Recently, for example, our Secretary of State was criticizing China for its ongoing military build-up. Not that militarization is ever pretty. But according to GlobalSecurity.org, China’s 2004 expenditures came to $65 billion, while US expenditures that year (Pentagon spending only) totaled $466 billion. And the US population is about a third of China’s.

Meanwhile, US Senator Harry Reid, giving us a taste of the Democratic Party “reform” to come, has been talking about spending $75 billion to upgrade our military readiness. However this proposal may turn out, the message is yet another shot heard round the world: under the “doves,” we’ll end up being as militaristic as ever, or more so.

Forget the Red Army. We have met the barbarians at the gate, and they are us.


Posted by jackbradiganspula at 14:35 EST
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Wednesday, 8 November 2006
Post-election blues and reds
Topic: politics

Here it is, the morning after, and I’m happy to stand corrected.

For weeks I’ve been telling people the Democrats would blow it at the end, that they would fall a few cards short of a full deck in the House. I felt they were foolishly banking on voter revulsion with the obviously revolting Republican Party when they should have been pushing a real program - some kind of new New Deal for this critical time.

As of this writing, however, the Dems have garnered around nine more seats than the 15 they needed to take power in the House - in other words, a dozen more seats than I thought they’d win. Good for them, and for the country, which benefits every time the door slams on another Rick Santorum.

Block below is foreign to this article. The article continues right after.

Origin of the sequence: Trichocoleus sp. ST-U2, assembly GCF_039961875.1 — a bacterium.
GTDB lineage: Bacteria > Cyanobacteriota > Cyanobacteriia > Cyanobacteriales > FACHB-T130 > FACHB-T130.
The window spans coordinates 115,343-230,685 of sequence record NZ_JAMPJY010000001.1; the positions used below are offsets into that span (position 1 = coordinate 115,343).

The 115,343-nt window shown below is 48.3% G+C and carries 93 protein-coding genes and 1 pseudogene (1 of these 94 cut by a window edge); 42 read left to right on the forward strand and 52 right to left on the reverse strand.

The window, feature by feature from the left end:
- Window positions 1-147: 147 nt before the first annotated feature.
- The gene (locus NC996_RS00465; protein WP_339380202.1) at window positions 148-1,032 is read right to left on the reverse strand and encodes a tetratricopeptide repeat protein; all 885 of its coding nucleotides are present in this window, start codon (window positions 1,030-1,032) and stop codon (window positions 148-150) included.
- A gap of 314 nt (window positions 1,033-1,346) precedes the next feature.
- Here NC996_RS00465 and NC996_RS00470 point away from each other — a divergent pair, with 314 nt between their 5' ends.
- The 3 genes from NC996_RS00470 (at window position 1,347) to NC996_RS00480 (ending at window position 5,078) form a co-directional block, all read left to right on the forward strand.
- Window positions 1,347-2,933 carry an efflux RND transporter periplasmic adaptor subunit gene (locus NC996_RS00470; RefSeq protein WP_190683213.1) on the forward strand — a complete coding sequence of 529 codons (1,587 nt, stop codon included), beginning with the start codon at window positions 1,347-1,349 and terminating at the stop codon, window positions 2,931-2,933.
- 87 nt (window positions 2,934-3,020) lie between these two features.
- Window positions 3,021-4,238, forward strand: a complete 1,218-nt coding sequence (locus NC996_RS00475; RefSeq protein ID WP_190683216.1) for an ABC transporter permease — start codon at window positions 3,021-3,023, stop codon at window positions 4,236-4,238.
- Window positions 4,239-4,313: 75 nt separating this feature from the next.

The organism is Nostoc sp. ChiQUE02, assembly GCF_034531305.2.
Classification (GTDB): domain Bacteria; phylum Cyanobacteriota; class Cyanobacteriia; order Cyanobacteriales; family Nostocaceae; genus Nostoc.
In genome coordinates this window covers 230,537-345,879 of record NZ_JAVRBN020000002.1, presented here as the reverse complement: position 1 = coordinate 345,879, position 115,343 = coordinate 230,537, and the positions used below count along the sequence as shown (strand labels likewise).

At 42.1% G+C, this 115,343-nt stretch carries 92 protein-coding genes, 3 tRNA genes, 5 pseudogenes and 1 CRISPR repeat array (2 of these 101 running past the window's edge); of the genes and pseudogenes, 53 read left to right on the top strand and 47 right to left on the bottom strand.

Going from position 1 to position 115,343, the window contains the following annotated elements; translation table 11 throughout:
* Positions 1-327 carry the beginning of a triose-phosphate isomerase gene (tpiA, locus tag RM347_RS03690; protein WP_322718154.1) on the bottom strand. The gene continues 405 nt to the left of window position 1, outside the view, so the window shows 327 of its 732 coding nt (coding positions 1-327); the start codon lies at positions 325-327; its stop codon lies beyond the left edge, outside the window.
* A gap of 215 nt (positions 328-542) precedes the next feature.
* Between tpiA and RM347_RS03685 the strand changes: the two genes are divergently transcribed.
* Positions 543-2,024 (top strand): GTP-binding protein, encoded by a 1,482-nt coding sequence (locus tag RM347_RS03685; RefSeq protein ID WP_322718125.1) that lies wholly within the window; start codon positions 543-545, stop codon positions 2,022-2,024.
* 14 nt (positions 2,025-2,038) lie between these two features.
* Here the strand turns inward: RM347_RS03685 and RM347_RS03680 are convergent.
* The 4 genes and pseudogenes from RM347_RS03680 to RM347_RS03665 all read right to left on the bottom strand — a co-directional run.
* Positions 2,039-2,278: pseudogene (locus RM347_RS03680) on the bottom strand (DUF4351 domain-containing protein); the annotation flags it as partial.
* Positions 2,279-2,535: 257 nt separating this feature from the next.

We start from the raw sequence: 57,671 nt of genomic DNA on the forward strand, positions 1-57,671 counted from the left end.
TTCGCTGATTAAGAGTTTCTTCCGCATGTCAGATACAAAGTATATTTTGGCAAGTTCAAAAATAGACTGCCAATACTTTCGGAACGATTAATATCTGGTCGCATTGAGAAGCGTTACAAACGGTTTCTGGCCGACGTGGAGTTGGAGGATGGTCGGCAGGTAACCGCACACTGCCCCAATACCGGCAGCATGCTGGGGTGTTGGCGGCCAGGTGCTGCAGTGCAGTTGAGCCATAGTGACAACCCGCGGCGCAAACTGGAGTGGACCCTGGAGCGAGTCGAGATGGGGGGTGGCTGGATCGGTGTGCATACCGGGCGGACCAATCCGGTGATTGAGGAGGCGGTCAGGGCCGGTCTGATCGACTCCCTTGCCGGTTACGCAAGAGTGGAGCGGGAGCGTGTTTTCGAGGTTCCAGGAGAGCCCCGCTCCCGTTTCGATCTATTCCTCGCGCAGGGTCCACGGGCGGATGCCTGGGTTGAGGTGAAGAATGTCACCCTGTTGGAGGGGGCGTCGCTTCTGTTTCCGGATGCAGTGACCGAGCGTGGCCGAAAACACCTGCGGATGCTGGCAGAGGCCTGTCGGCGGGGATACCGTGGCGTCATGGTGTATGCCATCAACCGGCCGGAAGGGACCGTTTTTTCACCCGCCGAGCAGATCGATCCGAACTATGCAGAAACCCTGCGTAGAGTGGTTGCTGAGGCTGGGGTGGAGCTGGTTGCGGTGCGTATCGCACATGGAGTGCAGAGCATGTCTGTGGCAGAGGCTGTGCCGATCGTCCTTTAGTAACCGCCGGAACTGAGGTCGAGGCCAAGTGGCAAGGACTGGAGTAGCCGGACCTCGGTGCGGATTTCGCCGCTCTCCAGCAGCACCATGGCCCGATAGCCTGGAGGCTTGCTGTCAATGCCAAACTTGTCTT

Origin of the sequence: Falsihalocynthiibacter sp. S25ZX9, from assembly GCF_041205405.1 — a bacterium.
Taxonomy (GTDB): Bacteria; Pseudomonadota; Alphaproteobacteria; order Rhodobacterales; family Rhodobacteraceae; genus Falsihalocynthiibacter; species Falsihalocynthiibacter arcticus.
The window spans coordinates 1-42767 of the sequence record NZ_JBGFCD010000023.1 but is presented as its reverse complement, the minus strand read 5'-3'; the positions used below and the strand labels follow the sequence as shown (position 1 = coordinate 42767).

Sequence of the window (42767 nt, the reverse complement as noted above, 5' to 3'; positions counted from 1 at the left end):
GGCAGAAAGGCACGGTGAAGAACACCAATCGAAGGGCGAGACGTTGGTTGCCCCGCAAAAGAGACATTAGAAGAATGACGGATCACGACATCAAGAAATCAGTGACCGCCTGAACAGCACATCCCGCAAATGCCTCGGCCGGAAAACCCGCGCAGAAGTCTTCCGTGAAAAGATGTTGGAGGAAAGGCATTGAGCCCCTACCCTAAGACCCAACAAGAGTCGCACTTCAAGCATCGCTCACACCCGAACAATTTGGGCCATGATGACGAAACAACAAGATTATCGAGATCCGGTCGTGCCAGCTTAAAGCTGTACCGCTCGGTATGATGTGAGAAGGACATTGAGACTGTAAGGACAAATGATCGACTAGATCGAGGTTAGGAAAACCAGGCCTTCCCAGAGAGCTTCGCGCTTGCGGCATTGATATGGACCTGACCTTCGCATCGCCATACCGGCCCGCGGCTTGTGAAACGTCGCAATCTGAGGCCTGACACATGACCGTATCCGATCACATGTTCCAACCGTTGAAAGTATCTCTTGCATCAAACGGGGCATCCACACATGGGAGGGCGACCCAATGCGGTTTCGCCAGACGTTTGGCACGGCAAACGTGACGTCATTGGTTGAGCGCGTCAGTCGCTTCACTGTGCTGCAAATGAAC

But in the real vanguard for change, things could have been better. I was hoping Malachy McCourt would get the 50,000 votes in the NY gubernatorial race and thus get ballot status for the Greens. As it was, according to unofficial totals in this morning’s New York Times, McCourt got only a bit over 40,000 (and absentee ballots, etc., won’t make up the difference). On the brighter side, Green US senatorial candidate Howie Hawkins got more than 51,000 votes; this indicates a significant antiwar response to the winner, Hillary Clinton.

Too bad insurgent candidates Eric Massa, Jack Davis, and Dan Maffei didn’t whip rightwingers Randy Kuhl, Tom Reynolds, and Jim Walsh, respectively. But Massa, Davis, and Maffei each lost to the incumbent by only 2-4 percent, and this was in what are always touted as “dependably Republican” Congressional districts.

I wonder what would have happened if Massa, a strong and photogenic campaigner, had been running against the politically-weakened Reynolds. Probably Massa would have squeaked out a victory. You’d think the Dems could have found a Massa clone somewhere in the district. Instead, they followed the money in just the wrong way: going with the wealthy, self-funded Davis, a One-Dimensional Man who stood little chance until the Foley scandal eroded Reynolds’ support.


Posted by jackbradiganspula at 11:42 EST